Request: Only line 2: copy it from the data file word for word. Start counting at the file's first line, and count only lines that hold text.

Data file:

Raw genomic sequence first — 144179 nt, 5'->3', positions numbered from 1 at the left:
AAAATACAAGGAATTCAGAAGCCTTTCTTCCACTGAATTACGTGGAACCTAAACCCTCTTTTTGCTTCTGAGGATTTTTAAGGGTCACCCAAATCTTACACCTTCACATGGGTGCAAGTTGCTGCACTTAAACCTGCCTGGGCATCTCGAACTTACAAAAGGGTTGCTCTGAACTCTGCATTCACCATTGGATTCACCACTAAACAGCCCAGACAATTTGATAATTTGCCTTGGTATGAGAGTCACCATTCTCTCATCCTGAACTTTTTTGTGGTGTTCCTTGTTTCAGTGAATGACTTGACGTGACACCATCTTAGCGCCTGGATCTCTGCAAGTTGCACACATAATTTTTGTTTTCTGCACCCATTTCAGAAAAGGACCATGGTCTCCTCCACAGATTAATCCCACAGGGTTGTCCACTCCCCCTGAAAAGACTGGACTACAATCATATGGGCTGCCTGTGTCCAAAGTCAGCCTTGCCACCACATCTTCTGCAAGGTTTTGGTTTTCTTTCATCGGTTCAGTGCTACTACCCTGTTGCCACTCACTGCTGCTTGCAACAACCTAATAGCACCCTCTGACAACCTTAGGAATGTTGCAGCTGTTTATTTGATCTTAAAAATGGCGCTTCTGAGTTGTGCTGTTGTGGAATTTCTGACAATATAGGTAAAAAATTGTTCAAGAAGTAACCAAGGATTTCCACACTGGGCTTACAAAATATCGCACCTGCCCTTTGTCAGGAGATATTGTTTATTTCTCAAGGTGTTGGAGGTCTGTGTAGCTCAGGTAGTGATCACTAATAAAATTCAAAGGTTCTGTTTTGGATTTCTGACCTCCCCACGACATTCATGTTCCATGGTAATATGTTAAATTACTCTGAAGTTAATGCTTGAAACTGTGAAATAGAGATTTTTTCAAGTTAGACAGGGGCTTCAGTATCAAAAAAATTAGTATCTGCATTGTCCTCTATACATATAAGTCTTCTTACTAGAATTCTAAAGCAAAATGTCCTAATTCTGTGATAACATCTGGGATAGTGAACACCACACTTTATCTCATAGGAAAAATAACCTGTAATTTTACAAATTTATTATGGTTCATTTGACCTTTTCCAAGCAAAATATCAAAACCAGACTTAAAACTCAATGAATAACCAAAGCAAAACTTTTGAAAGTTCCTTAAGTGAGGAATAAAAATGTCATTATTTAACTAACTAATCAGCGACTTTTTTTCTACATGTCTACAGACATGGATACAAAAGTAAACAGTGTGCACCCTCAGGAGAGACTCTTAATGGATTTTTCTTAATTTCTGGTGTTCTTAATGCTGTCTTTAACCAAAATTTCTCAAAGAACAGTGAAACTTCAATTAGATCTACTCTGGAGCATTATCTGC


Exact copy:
AAAATACAAGGAATTCAGAAGCCTTTCTTCCACTGAATTACGTGGAACCTAAACCCTCTTTTTGCTTCTGAGGATTTTTAAGGGTCACCCAAATCTTACACCTTCACATGGGTGCAAGTTGCTGCACTTAAACCTGCCTGGGCATCTCGAACTTACAAAAGGGTTGCTCTGAACTCTGCATTCACCATTGGATTCACCACTAAACAGCCCAGACAATTTGATAATTTGCCTTGGTATGAGAGTCACCATTCTCTCATCCTGAACTTTTTTGTGGTGTTCCTTGTTTCAGTGAATGACTTGACGTGACACCATCTTAGCGCCTGGATCTCTGCAAGTTGCACACATAATTTTTGTTTTCTGCACCCATTTCAGAAAAGGACCATGGTCTCCTCCACAGATTAATCCCACAGGGTTGTCCACTCCCCCTGAAAAGACTGGACTACAATCATATGGGCTGCCTGTGTCCAAAGTCAGCCTTGCCACCACATCTTCTGCAAGGTTTTGGTTTTCTTTCATCGGTTCAGTGCTACTACCCTGTTGCCACTCACTGCTGCTTGCAACAACCTAATAGCACCCTCTGACAACCTTAGGAATGTTGCAGCTGTTTATTTGATCTTAAAAATGGCGCTTCTGAGTTGTGCTGTTGTGGAATTTCTGACAATATAGGTAAAAAATTGTTCAAGAAGTAACCAAGGATTTCCACACTGGGCTTACAAAATATCGCACCTGCCCTTTGTCAGGAGATATTGTTTATTTCTCAAGGTGTTGGAGGTCTGTGTAGCTCAGGTAGTGATCACTAATAAAATTCAAAGGTTCTGTTTTGGATTTCTGACCTCCCCACGACATTCATGTTCCATGGTAATATGTTAAATTACTCTGAAGTTAATGCTTGAAACTGTGAAATAGAGATTTTTTCAAGTTAGACAGGGGCTTCAGTATCAAAAAAATTAGTATCTGCATTGTCCTCTATACATATAAGTCTTCTTACTAGAATTCTAAAGCAAAATGTCCTAATTCTGTGATAACATCTGGGATAGTGAACACCACACTTTATCTCATAGGAAAAATAACCTGTAATTTTACAAATTTATTATGGTTCATTTGACCTTTTCCAAGCAAAATATCAAAACCAGACTTAAAACTCAATGAATAACCAAAGCAAAACTTTTGAAAGTTCCTTAAGTGAGGAATAAAAATGTCATTATTTAACTAACTAATCAGCGACTTTTTTTCTACATGTCTACAGACATGGATACAAAAGTAAACAGTGTGCACCCTCAGGAGAGACTCTTAATGGATTTTTCTTAATTTCTGGTGTTCTTAATGCTGTCTTTAACCAAAATTTCTCAAAGAACAGTGAAACTTCAATTAGATCTACTCTGGAGCATTATCTGC